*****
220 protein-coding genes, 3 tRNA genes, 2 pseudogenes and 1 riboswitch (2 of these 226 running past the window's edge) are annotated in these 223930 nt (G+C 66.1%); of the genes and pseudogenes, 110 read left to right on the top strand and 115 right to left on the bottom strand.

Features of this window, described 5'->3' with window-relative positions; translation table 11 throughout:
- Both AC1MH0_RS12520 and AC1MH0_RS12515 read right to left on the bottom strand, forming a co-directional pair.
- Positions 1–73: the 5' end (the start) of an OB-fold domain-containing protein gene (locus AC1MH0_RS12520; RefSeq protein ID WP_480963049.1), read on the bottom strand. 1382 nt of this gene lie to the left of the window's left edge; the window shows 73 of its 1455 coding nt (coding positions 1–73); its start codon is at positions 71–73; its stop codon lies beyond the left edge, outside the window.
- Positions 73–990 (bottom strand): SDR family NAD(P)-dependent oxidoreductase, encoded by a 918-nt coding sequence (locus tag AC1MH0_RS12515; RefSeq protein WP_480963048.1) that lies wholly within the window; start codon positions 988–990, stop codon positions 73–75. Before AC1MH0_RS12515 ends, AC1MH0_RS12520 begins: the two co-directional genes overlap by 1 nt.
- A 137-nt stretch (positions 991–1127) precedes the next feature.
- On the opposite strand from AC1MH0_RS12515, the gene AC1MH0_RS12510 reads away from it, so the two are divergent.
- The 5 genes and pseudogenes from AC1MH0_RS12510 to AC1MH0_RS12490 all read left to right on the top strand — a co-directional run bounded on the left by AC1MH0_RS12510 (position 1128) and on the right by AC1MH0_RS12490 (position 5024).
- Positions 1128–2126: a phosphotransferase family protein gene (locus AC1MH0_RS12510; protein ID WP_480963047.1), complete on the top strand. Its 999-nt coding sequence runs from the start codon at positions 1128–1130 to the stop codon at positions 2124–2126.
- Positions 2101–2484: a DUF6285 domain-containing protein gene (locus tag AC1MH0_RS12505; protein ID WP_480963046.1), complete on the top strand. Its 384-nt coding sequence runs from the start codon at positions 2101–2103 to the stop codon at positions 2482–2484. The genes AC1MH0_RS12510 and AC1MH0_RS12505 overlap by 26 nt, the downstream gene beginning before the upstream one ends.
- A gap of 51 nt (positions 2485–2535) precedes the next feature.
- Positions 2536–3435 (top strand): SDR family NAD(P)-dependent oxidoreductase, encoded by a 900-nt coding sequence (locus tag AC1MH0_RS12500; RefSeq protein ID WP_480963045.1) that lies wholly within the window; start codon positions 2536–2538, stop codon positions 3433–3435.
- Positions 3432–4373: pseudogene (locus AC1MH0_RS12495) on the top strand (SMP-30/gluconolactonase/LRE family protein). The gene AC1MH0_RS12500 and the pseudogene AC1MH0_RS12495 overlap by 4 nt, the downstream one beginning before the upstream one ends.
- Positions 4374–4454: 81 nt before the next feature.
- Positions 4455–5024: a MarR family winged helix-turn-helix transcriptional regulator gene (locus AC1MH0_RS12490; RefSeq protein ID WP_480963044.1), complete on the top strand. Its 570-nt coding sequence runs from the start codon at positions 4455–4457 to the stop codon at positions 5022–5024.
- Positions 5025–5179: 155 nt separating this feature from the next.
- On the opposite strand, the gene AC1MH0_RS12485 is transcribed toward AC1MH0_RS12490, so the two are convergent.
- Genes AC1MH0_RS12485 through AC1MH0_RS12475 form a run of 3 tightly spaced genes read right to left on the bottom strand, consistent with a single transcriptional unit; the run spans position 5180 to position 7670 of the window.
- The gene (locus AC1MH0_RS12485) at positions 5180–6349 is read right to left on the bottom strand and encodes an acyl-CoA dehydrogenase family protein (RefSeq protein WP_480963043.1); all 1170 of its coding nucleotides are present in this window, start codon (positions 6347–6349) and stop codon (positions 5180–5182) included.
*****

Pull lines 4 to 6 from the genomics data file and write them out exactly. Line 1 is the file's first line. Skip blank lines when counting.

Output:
- Positions 1–73: the 5' end (the start) of an OB-fold domain-containing protein gene (locus AC1MH0_RS12520; RefSeq protein ID WP_480963049.1), read on the bottom strand. 1382 nt of this gene lie to the left of the window's left edge; the window shows 73 of its 1455 coding nt (coding positions 1–73); its start codon is at positions 71–73; its stop codon lies beyond the left edge, outside the window.
- Positions 73–990 (bottom strand): SDR family NAD(P)-dependent oxidoreductase, encoded by a 918-nt coding sequence (locus tag AC1MH0_RS12515; RefSeq protein WP_480963048.1) that lies wholly within the window; start codon positions 988–990, stop codon positions 73–75. Before AC1MH0_RS12515 ends, AC1MH0_RS12520 begins: the two co-directional genes overlap by 1 nt.
- A 137-nt stretch (positions 991–1127) precedes the next feature.